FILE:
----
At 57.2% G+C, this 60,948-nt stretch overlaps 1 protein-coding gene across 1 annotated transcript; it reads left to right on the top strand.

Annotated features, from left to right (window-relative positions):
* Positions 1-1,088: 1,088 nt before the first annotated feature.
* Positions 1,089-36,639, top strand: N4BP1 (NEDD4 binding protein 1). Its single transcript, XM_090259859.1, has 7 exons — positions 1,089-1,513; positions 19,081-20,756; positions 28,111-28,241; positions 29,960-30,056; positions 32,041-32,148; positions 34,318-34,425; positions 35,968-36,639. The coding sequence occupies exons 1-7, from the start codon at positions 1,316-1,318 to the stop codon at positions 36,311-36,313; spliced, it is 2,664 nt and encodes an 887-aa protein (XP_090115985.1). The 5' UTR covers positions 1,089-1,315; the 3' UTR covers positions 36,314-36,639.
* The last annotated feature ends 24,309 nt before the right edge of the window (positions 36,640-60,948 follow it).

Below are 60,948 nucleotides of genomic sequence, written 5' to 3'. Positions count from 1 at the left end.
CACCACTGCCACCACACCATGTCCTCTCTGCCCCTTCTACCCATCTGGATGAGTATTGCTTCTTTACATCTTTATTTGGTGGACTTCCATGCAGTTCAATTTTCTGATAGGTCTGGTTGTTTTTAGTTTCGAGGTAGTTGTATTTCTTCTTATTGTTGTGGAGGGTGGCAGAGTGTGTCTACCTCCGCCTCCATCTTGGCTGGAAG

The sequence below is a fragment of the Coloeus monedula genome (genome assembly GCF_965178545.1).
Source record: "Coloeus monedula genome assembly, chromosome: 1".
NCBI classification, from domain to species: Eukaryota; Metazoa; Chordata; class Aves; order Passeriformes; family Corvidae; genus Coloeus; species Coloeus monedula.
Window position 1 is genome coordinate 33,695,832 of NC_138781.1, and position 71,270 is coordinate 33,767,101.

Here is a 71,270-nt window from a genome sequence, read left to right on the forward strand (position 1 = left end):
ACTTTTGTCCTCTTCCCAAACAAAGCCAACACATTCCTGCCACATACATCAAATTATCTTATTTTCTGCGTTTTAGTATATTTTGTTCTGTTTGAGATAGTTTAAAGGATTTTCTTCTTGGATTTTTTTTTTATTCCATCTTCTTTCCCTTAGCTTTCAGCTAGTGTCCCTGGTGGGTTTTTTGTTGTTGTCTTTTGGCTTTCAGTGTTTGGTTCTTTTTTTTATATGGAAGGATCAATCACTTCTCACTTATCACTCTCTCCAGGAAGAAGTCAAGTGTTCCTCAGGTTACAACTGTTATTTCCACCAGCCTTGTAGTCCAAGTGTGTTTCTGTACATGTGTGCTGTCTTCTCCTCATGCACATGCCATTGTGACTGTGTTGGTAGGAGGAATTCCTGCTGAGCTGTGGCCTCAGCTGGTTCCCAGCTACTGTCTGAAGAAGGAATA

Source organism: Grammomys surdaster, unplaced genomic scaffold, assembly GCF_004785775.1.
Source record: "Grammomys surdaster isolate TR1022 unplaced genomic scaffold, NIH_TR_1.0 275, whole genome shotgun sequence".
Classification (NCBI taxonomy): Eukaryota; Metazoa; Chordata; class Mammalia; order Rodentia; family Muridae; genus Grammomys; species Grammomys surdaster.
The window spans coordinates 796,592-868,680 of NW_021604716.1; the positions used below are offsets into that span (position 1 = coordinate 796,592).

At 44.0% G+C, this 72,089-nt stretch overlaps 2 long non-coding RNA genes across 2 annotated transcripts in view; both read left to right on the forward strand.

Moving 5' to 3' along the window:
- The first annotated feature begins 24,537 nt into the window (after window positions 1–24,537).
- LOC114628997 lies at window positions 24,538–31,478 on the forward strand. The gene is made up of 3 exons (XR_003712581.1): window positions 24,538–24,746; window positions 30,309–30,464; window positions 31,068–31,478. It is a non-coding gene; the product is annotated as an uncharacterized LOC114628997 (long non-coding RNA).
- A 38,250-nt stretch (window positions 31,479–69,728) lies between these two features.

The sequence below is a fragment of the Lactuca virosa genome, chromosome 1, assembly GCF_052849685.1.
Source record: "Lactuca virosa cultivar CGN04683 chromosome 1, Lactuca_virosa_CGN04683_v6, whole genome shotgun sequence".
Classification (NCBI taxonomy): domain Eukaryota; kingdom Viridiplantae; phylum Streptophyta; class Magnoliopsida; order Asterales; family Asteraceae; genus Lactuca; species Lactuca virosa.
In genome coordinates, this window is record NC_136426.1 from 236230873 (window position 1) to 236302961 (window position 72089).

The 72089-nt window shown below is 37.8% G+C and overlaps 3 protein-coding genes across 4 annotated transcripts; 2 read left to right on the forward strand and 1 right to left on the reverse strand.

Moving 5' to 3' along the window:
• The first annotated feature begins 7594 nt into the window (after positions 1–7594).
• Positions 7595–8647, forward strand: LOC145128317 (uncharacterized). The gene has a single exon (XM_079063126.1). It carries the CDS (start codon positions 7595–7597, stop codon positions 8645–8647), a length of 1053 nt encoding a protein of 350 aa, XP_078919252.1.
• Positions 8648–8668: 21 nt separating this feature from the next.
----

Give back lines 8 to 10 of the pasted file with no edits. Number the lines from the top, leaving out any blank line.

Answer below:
The sequence below is a fragment of the Coloeus monedula genome (genome assembly GCF_965178545.1).
Source record: "Coloeus monedula genome assembly, chromosome: 1".
NCBI classification, from domain to species: Eukaryota; Metazoa; Chordata; class Aves; order Passeriformes; family Corvidae; genus Coloeus; species Coloeus monedula.